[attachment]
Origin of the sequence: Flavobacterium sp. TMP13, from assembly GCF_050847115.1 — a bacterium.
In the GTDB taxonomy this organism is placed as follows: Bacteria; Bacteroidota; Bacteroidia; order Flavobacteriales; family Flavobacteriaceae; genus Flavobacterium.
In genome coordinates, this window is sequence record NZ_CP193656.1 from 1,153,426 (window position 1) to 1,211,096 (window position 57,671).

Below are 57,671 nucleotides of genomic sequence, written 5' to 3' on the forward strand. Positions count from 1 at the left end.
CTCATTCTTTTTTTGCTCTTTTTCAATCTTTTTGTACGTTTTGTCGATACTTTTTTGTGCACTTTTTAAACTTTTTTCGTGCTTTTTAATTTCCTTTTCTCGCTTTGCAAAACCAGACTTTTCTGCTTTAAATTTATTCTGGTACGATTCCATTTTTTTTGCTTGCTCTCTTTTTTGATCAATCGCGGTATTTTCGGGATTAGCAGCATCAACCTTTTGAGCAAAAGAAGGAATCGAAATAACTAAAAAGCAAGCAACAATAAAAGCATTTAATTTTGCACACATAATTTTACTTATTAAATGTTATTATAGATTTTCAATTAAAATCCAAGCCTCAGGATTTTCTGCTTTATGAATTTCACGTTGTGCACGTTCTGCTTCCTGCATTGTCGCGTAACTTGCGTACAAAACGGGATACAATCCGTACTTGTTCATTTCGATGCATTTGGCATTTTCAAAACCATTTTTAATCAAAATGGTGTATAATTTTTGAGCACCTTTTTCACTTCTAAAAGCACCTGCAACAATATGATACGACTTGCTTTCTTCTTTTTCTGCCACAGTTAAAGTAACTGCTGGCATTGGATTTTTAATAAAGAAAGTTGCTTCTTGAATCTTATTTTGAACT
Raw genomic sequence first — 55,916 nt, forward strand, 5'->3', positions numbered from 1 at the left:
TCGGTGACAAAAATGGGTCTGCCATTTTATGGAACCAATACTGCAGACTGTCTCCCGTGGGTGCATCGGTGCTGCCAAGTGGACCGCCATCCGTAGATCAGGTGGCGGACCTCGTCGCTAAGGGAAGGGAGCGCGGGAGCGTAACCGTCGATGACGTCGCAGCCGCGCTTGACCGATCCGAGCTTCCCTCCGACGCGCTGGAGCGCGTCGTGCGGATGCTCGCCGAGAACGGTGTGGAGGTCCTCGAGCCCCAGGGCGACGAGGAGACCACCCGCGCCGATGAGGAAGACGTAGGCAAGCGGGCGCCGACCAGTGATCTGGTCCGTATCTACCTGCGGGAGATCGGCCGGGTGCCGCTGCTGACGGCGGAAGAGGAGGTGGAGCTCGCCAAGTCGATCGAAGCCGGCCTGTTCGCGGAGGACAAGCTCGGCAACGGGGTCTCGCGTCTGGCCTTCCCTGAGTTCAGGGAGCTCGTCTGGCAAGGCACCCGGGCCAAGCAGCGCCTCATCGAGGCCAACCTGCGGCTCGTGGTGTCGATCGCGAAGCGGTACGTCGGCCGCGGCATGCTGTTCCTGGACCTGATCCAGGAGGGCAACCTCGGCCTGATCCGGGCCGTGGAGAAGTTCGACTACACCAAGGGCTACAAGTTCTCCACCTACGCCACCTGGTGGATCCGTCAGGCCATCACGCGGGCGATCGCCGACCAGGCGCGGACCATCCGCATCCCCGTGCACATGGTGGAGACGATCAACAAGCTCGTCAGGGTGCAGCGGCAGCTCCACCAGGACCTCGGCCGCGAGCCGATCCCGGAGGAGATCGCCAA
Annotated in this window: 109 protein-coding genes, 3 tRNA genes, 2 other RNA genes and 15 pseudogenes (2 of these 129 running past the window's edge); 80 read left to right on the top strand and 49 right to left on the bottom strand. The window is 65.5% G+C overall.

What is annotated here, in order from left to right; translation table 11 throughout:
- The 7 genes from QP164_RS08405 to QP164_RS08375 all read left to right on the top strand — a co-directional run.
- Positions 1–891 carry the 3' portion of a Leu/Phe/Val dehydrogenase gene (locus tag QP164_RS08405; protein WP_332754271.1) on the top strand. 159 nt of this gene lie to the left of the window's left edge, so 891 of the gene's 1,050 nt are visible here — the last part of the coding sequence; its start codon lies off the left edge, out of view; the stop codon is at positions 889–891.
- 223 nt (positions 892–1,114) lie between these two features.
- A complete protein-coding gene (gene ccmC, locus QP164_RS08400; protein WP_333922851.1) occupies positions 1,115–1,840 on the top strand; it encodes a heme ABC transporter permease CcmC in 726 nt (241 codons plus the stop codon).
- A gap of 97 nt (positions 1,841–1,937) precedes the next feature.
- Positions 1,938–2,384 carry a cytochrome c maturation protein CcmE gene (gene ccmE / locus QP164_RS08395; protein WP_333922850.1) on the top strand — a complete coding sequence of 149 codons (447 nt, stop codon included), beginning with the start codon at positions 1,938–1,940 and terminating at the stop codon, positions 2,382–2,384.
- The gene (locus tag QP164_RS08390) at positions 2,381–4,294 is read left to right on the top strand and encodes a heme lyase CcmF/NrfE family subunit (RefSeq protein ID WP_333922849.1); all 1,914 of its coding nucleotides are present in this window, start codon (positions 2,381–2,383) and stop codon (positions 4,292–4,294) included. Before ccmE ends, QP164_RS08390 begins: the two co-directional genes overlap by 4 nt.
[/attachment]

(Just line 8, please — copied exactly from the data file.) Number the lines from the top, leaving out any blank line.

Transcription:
Annotated in this window: 109 protein-coding genes, 3 tRNA genes, 2 other RNA genes and 15 pseudogenes (2 of these 129 running past the window's edge); 80 read left to right on the top strand and 49 right to left on the bottom strand. The window is 65.5% G+C overall.